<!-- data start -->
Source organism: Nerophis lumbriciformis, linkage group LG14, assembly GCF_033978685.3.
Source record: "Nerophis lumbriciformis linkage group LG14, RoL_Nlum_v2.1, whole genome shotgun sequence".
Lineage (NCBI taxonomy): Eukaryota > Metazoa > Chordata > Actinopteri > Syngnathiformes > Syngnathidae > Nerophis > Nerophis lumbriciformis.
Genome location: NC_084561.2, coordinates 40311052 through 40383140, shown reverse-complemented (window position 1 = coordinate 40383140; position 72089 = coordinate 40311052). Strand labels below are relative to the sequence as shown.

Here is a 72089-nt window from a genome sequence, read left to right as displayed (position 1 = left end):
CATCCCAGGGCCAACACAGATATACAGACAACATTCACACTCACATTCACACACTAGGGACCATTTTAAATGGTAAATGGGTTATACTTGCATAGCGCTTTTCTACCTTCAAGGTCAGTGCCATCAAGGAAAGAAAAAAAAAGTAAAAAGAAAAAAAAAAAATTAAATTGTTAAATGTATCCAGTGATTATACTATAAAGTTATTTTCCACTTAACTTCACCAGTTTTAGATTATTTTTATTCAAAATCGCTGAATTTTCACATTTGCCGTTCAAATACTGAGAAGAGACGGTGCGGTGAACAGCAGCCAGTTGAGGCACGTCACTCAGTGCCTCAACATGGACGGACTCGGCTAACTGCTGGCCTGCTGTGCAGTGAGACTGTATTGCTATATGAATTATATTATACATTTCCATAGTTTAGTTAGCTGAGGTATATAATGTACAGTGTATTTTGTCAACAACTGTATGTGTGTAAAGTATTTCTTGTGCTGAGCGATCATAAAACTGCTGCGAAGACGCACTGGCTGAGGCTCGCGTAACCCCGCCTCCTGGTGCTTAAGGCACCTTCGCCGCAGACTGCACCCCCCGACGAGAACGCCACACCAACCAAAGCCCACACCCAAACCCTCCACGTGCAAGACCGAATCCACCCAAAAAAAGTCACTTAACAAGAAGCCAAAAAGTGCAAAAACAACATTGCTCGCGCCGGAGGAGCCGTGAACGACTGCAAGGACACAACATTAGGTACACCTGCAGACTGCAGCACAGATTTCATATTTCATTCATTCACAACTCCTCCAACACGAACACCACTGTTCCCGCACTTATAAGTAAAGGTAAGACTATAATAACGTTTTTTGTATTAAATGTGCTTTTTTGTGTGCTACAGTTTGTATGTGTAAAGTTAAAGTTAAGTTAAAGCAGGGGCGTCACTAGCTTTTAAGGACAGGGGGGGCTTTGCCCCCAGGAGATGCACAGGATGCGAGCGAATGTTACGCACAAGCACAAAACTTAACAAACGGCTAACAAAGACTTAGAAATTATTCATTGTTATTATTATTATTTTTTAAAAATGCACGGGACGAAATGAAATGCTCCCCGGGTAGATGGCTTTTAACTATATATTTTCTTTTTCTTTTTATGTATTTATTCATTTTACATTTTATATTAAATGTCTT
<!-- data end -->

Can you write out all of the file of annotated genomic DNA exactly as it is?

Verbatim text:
Source organism: Nerophis lumbriciformis, linkage group LG14, assembly GCF_033978685.3.
Source record: "Nerophis lumbriciformis linkage group LG14, RoL_Nlum_v2.1, whole genome shotgun sequence".
Lineage (NCBI taxonomy): Eukaryota > Metazoa > Chordata > Actinopteri > Syngnathiformes > Syngnathidae > Nerophis > Nerophis lumbriciformis.
Genome location: NC_084561.2, coordinates 40311052 through 40383140, shown reverse-complemented (window position 1 = coordinate 40383140; position 72089 = coordinate 40311052). Strand labels below are relative to the sequence as shown.

Here is a 72089-nt window from a genome sequence, read left to right as displayed (position 1 = left end):
CATCCCAGGGCCAACACAGATATACAGACAACATTCACACTCACATTCACACACTAGGGACCATTTTAAATGGTAAATGGGTTATACTTGCATAGCGCTTTTCTACCTTCAAGGTCAGTGCCATCAAGGAAAGAAAAAAAAAGTAAAAAGAAAAAAAAAAAATTAAATTGTTAAATGTATCCAGTGATTATACTATAAAGTTATTTTCCACTTAACTTCACCAGTTTTAGATTATTTTTATTCAAAATCGCTGAATTTTCACATTTGCCGTTCAAATACTGAGAAGAGACGGTGCGGTGAACAGCAGCCAGTTGAGGCACGTCACTCAGTGCCTCAACATGGACGGACTCGGCTAACTGCTGGCCTGCTGTGCAGTGAGACTGTATTGCTATATGAATTATATTATACATTTCCATAGTTTAGTTAGCTGAGGTATATAATGTACAGTGTATTTTGTCAACAACTGTATGTGTGTAAAGTATTTCTTGTGCTGAGCGATCATAAAACTGCTGCGAAGACGCACTGGCTGAGGCTCGCGTAACCCCGCCTCCTGGTGCTTAAGGCACCTTCGCCGCAGACTGCACCCCCCGACGAGAACGCCACACCAACCAAAGCCCACACCCAAACCCTCCACGTGCAAGACCGAATCCACCCAAAAAAAGTCACTTAACAAGAAGCCAAAAAGTGCAAAAACAACATTGCTCGCGCCGGAGGAGCCGTGAACGACTGCAAGGACACAACATTAGGTACACCTGCAGACTGCAGCACAGATTTCATATTTCATTCATTCACAACTCCTCCAACACGAACACCACTGTTCCCGCACTTATAAGTAAAGGTAAGACTATAATAACGTTTTTTGTATTAAATGTGCTTTTTTGTGTGCTACAGTTTGTATGTGTAAAGTTAAAGTTAAGTTAAAGCAGGGGCGTCACTAGCTTTTAAGGACAGGGGGGGCTTTGCCCCCAGGAGATGCACAGGATGCGAGCGAATGTTACGCACAAGCACAAAACTTAACAAACGGCTAACAAAGACTTAGAAATTATTCATTGTTATTATTATTATTTTTTAAAAATGCACGGGACGAAATGAAATGCTCCCCGGGTAGATGGCTTTTAACTATATATTTTCTTTTTCTTTTTATGTATTTATTCATTTTACATTTTATATTAAATGTCTT